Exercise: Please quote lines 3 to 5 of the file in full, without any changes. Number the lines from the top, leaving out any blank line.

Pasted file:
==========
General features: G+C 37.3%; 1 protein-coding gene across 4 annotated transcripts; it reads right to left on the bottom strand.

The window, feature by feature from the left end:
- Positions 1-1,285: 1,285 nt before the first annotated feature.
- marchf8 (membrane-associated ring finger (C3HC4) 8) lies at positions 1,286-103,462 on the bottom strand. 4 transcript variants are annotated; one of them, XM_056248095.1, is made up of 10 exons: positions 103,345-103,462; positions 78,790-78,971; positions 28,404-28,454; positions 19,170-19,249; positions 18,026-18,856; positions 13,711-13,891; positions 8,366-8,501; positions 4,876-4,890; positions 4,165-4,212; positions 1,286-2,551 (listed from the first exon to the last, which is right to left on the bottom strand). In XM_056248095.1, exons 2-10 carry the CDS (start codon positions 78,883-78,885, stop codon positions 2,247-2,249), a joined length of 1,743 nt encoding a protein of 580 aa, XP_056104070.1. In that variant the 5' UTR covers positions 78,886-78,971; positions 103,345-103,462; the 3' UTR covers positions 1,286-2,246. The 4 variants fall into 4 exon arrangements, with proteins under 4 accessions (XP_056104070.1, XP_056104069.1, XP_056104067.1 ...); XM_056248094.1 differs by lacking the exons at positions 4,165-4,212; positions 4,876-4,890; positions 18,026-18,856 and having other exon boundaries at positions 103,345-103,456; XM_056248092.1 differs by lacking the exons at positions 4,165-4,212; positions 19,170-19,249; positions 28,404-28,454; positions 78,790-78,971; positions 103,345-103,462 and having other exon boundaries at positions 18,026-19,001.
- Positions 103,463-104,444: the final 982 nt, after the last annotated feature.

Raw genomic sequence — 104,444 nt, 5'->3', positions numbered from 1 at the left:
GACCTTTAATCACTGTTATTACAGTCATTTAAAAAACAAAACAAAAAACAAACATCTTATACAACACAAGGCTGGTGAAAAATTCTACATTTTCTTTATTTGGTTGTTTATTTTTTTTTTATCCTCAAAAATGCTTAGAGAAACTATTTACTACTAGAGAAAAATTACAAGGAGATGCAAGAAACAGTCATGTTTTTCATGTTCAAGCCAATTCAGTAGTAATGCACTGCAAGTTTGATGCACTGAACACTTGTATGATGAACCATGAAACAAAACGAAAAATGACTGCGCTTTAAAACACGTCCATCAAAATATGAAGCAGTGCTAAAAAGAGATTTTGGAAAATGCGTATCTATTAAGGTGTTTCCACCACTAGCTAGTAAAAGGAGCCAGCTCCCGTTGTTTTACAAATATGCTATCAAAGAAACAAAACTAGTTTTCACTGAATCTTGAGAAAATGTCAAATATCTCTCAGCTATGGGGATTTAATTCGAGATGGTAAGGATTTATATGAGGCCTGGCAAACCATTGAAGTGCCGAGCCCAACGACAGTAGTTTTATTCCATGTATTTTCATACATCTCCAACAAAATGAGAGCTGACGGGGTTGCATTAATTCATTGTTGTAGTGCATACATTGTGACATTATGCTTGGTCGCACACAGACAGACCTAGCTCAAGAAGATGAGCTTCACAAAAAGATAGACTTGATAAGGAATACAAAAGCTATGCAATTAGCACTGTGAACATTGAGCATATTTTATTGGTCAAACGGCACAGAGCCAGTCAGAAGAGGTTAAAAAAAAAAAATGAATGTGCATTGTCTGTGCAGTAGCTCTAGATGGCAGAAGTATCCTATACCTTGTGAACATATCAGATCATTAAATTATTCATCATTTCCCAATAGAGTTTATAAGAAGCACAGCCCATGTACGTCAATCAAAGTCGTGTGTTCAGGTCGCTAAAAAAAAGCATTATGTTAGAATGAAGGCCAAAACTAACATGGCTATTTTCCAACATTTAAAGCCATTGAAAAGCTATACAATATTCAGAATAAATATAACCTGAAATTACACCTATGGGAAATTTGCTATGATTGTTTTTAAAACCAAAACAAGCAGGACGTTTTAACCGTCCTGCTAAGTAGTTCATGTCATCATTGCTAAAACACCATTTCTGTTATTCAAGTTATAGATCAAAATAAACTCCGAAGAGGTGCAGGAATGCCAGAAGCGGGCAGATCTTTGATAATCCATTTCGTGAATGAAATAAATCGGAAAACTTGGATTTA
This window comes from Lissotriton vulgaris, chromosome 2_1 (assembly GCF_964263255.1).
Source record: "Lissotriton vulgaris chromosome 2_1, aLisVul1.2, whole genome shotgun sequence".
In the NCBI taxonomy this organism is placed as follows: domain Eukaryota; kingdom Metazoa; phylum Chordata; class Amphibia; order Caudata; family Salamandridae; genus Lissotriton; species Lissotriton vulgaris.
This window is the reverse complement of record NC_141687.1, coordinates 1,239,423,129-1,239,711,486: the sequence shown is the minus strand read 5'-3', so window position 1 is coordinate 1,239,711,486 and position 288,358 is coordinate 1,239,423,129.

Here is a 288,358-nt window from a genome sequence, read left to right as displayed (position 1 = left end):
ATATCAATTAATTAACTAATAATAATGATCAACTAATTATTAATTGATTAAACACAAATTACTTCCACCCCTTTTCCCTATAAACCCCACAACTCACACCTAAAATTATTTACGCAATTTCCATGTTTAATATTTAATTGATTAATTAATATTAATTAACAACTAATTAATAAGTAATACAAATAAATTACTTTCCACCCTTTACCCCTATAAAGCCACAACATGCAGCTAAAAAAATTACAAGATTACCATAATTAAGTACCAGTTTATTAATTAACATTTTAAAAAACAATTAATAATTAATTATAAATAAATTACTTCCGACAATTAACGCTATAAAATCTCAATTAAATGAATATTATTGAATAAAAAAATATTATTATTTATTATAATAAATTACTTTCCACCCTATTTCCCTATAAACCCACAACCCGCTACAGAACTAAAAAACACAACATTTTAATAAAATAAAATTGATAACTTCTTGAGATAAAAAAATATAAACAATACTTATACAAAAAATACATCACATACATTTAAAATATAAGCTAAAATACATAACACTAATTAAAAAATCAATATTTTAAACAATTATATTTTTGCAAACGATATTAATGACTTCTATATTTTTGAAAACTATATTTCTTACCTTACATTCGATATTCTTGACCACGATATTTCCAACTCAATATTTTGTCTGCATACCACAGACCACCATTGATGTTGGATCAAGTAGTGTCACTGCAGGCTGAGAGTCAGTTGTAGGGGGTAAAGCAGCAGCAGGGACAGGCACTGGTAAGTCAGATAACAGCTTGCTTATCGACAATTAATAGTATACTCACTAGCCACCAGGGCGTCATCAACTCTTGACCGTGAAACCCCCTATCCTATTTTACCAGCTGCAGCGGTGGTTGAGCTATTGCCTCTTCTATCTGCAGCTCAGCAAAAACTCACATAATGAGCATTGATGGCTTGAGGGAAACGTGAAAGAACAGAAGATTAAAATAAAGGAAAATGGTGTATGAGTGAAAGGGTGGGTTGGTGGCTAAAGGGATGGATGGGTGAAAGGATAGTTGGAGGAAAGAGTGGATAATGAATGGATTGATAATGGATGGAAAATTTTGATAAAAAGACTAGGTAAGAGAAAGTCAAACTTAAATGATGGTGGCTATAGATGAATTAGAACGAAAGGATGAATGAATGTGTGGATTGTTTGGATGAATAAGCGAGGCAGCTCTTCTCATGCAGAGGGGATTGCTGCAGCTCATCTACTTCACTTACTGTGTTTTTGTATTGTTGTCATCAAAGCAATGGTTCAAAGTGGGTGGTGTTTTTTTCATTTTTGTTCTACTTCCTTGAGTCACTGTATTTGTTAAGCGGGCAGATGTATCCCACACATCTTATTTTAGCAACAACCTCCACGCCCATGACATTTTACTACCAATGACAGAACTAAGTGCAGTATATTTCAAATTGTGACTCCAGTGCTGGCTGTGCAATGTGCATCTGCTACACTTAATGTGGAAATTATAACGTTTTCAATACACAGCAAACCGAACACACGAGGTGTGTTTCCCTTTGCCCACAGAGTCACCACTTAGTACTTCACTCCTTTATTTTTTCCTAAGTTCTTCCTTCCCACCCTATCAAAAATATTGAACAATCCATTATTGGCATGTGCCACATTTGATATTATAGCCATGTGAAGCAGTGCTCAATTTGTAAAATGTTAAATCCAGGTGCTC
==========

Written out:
- Positions 1-1,285: 1,285 nt before the first annotated feature.
- marchf8 (membrane-associated ring finger (C3HC4) 8) lies at positions 1,286-103,462 on the bottom strand. 4 transcript variants are annotated; one of them, XM_056248095.1, is made up of 10 exons: positions 103,345-103,462; positions 78,790-78,971; positions 28,404-28,454; positions 19,170-19,249; positions 18,026-18,856; positions 13,711-13,891; positions 8,366-8,501; positions 4,876-4,890; positions 4,165-4,212; positions 1,286-2,551 (listed from the first exon to the last, which is right to left on the bottom strand). In XM_056248095.1, exons 2-10 carry the CDS (start codon positions 78,883-78,885, stop codon positions 2,247-2,249), a joined length of 1,743 nt encoding a protein of 580 aa, XP_056104070.1. In that variant the 5' UTR covers positions 78,886-78,971; positions 103,345-103,462; the 3' UTR covers positions 1,286-2,246. The 4 variants fall into 4 exon arrangements, with proteins under 4 accessions (XP_056104070.1, XP_056104069.1, XP_056104067.1 ...); XM_056248094.1 differs by lacking the exons at positions 4,165-4,212; positions 4,876-4,890; positions 18,026-18,856 and having other exon boundaries at positions 103,345-103,456; XM_056248092.1 differs by lacking the exons at positions 4,165-4,212; positions 19,170-19,249; positions 28,404-28,454; positions 78,790-78,971; positions 103,345-103,462 and having other exon boundaries at positions 18,026-19,001.
- Positions 103,463-104,444: the final 982 nt, after the last annotated feature.